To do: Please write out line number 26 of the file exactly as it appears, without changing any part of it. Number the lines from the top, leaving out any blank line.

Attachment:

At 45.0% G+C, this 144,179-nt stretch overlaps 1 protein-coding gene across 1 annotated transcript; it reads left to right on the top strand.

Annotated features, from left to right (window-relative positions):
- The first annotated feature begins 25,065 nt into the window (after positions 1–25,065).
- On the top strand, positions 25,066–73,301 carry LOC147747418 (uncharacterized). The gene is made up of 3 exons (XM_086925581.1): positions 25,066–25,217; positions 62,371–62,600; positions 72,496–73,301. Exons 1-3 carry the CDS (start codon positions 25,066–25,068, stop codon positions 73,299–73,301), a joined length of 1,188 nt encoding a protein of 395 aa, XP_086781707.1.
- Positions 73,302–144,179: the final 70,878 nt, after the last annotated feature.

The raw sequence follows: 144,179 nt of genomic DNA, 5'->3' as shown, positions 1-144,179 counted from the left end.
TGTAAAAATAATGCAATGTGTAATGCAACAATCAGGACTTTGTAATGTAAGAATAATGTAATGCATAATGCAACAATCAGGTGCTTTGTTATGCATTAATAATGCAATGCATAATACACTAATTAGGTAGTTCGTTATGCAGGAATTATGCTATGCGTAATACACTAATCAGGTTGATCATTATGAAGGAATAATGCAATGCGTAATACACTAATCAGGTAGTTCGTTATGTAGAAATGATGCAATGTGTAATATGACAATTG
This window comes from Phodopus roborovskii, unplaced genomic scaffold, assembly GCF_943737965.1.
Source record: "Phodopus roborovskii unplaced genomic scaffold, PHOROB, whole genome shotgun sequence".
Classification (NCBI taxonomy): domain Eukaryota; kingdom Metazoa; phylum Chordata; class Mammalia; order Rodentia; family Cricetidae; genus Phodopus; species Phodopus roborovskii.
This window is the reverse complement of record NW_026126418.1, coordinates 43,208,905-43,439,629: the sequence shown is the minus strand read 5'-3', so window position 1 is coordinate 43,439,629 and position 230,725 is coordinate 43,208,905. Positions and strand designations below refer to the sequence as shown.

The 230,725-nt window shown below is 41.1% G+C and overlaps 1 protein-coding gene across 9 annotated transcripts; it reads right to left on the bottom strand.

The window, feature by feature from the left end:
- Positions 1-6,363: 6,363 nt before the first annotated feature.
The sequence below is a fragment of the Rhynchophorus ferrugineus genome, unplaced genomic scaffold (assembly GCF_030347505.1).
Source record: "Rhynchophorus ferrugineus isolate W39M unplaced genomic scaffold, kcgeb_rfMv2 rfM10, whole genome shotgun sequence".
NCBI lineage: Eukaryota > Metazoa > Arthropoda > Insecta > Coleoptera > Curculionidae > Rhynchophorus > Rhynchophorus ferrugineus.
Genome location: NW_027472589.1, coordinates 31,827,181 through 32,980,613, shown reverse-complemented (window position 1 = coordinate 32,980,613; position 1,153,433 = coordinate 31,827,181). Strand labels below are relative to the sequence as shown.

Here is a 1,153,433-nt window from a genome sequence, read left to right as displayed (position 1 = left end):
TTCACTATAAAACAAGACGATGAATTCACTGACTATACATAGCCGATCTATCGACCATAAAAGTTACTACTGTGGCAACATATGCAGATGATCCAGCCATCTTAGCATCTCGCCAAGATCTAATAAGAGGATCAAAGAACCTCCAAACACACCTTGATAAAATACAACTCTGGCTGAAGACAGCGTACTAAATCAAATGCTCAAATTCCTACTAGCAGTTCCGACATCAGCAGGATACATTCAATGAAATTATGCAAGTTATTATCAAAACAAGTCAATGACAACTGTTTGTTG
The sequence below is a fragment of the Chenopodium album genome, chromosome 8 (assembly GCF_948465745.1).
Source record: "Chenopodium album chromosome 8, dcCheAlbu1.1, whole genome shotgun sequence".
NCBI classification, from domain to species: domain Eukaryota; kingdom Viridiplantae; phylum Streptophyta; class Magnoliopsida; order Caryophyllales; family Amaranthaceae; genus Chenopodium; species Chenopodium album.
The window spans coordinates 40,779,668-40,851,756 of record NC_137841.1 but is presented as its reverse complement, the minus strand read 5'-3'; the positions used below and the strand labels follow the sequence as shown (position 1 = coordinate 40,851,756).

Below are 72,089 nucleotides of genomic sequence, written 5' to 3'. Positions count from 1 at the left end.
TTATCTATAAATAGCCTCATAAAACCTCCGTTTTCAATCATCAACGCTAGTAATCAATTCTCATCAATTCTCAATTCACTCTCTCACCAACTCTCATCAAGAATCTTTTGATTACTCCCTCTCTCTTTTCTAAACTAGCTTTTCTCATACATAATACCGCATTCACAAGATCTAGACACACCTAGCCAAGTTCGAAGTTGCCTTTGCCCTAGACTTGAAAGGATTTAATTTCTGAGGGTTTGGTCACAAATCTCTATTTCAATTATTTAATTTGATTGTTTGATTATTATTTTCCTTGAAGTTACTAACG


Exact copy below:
TTATCTATAAATAGCCTCATAAAACCTCCGTTTTCAATCATCAACGCTAGTAATCAATTCTCATCAATTCTCAATTCACTCTCTCACCAACTCTCATCAAGAATCTTTTGATTACTCCCTCTCTCTTTTCTAAACTAGCTTTTCTCATACATAATACCGCATTCACAAGATCTAGACACACCTAGCCAAGTTCGAAGTTGCCTTTGCCCTAGACTTGAAAGGATTTAATTTCTGAGGGTTTGGTCACAAATCTCTATTTCAATTATTTAATTTGATTGTTTGATTATTATTTTCCTTGAAGTTACTAACG